Ghostbusters

The 1980’s marked a time of real innovative and original films that stand the test of time. One of these classics include the 1984 comedy horror hybrid, Ghostbusters. An idea concocted by the mind of Dan Aykroyd and Harold Ramis that has captured the imagination of young and old alike. In 1989, Ghostbusters II, while not considered a classic like its predecessor, was a jovial revisit of classic characters and utter silliness involving free floating vaporous apparitions and lots of slime. Fans of this movie series have been begging for a sequel for quite some time. They’ve been waiting to see the Ghostbusting boys back in their jumpsuits. After much haggling over scripts, what actors will be involved, and one original cast member passing away; the job has been passed to the talented Paul Feig. Feig, the director of the very funny Bridesmaids and Spy has answered the call and has co-written and directed an all-female re-imagining of the Ghostbusters movie. Prior to its release, there has been much negative backlash and calls of supposed misogyny by the PC crowd of what has been seen in trailers and commercials. Now that the film has been released to theaters, the public can judge for themselves if this Ghostbusters crew can evoke the same feeling of joyous comedy they can all get behind.

Being a longtime lover of both films, I was one of those fans that was leery about the change of direction of the new film that was seen in the trailers. The problem with the trailers wasn’t the all female team, but what was seen from the chemistry and the comedic timing of the four leads. I was hopeful that maybe the trailers were edited awkwardly, but the movie itself might prove to be an enjoyable experience. Now that I’ve seen the film, I can report, not only were my reservations about it been confirmed, but it was much more dour than even I expected.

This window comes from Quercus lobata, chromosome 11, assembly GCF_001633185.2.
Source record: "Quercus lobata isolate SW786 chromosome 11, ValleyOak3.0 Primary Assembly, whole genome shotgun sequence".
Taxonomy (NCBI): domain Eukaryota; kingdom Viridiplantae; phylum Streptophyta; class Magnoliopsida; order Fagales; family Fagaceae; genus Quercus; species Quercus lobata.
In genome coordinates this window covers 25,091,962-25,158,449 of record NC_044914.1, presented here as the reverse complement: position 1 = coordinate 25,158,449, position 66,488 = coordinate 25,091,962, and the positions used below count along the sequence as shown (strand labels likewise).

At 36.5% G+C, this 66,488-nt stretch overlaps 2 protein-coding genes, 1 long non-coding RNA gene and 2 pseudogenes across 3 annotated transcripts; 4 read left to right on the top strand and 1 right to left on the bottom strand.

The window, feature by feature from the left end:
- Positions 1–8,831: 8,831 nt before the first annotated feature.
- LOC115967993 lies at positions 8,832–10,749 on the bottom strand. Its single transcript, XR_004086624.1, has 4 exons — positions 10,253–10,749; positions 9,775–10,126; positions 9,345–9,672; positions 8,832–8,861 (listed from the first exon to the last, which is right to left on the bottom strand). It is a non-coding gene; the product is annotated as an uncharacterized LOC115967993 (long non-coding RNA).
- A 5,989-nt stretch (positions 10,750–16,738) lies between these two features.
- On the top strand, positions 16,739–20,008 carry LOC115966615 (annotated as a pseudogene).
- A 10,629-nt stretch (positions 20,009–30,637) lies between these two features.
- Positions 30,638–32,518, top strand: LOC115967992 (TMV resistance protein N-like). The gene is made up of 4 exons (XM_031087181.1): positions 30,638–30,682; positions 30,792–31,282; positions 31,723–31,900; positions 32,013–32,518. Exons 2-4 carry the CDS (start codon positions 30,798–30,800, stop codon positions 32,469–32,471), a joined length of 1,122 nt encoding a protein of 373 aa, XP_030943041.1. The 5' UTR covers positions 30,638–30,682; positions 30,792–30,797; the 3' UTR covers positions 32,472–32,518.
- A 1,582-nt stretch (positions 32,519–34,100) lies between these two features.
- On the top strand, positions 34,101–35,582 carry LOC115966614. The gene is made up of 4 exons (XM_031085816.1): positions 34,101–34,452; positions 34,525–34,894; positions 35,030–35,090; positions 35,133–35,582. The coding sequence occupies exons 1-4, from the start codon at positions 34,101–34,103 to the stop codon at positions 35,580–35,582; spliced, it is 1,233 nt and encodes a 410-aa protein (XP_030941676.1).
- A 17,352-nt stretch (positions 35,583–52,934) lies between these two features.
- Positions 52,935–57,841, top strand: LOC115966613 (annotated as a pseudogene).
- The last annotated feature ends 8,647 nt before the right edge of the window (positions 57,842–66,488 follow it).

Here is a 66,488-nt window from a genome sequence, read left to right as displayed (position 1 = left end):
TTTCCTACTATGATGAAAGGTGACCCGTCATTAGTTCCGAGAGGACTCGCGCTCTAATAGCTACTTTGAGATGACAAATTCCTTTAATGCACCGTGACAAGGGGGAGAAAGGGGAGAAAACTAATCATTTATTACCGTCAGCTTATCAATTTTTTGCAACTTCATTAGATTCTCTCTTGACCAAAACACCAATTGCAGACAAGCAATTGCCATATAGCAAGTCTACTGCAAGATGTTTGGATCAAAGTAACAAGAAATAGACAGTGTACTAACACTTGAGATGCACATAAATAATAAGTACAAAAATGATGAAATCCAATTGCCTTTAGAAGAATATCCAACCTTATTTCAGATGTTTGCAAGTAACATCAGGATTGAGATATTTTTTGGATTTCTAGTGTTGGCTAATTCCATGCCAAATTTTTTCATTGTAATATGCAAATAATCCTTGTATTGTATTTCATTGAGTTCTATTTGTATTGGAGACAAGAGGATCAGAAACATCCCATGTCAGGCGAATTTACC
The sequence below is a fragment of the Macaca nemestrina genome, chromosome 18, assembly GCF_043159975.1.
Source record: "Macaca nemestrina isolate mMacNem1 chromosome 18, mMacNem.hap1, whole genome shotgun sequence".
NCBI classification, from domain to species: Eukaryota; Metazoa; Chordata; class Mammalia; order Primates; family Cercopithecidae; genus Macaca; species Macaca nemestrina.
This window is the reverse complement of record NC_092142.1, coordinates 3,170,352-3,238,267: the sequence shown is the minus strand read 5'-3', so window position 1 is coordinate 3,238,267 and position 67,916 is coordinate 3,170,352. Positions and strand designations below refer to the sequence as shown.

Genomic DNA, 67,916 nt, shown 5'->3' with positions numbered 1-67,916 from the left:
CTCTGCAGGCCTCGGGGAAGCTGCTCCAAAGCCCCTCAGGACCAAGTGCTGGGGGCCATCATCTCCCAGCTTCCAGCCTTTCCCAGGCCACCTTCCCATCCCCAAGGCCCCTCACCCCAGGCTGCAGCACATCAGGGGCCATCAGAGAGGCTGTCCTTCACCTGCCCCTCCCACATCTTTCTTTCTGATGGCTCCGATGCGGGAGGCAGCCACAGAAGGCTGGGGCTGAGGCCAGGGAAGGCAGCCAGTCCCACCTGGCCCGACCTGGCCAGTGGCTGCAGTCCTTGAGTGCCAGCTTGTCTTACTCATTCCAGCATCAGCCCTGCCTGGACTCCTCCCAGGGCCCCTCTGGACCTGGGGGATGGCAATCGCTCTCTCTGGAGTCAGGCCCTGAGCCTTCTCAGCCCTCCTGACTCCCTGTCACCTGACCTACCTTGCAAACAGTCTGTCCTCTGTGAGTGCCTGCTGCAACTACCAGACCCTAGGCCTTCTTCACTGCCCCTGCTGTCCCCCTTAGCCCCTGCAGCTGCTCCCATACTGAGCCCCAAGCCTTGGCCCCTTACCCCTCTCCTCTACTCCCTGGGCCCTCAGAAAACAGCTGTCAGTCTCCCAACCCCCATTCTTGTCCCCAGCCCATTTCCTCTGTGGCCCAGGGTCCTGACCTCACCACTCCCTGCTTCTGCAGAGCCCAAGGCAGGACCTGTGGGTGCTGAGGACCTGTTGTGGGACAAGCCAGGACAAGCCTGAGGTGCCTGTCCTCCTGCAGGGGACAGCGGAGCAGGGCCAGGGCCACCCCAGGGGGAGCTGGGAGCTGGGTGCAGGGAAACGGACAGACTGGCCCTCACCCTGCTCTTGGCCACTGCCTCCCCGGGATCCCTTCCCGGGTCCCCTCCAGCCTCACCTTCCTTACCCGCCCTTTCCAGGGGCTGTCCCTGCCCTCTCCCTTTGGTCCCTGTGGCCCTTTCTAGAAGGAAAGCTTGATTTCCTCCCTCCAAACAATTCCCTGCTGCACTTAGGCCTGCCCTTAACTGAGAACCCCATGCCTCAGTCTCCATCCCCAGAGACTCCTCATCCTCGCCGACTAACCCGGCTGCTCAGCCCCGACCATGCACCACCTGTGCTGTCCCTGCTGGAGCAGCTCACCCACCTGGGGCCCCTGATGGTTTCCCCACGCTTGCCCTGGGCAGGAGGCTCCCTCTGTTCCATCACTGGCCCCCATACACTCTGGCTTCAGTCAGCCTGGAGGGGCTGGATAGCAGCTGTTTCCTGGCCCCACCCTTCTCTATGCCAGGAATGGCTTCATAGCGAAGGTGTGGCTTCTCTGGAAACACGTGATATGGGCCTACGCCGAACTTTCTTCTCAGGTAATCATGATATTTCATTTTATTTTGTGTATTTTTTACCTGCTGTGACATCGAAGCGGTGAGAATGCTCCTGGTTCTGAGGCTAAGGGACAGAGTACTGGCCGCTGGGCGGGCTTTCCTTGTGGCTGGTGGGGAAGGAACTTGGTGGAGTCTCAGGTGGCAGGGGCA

The Ghostbusters of this new film see talented and funny ladies; Melissa McCarthy, Kristen Wiig, Kate McKinnon, and Leslie Jones take the helm from our original team. The story revolves around these ladies coming together in the midst of a paranormal event that could see a vortex open in the city of New York that would bring a massive influx of otherworldly apparitions wreaking havoc upon their city.

This is without a shadow of a doubt, one of the worst films of the Summer and of 2016. The problem with the film are not the ladies of the piece, but the piece itself. This movie is so poorly written and the story so undercooked that as an audience member you find no one you like therefore no one to cheer on. The ladies are given such terrible sophomoric dialogue and movie plot mumbo jumbo that it equates to the lowest common denominator of humor. Low brow is what rules the day here, PG-13 low brow, but low brow none the less. The original film from 1984 seems sophisticated compared to this. The ladies become oddly stiff figures instead of actual characters with a soul. No camaraderie exists with the ladies, therefore no connections to characters are made with the audience. Chris Hemsworth does his level best to playing the dimwitted secretary to these ladies and not even he can pull off any laughs. He’s irritating at best and he playing someone this stupid just causes frustration and anger for the audience. Kate McKinnon’s role here has been lauded as breakout. It’s far from that. Her character is odd just to be odd. It doesn’t work and annoys more than anything else. I won’t even spend time on the villain and why he’s involved with opening the portal of spirits because the film doesn’t. Just know his motivation is unclear and he feels like a macguffin. Chemistry is what is missing from all aspects of this film. Nothing is cohesive.

The ladies never feel like a team, the villain never makes clear his motivation, the ghosts feel like snazzy window dressing nowhere near as clever as “The Gatekeeper” and “The Keymaster.” What really is a slap in the face to the legacy of the Ghostbusters are the cameos from the original cast. I would have rather them not be in this film than work with the awful dreck they were given here. By the time the haunted, ghost filled finale comes along, I tapped out and just wanted it to be over.

Ghostbusters of 2016 should be ashamed of what they put on screen for all to see. Our heroes are just stereotypical caricatures of what could’ve been likable characters. The story is nothing more than an attempt at throwing ideas at the screen and seeing what sticks, no love or knowledge of what made the original a classic. The saddest part of it all was I never chuckled, gaffaw, snickered nor laughed once. Ghostbusters of 2016 is without substance and transparent, even more so than the ghosts that fill the screen.

One Star

originally published in  MAUIWatch



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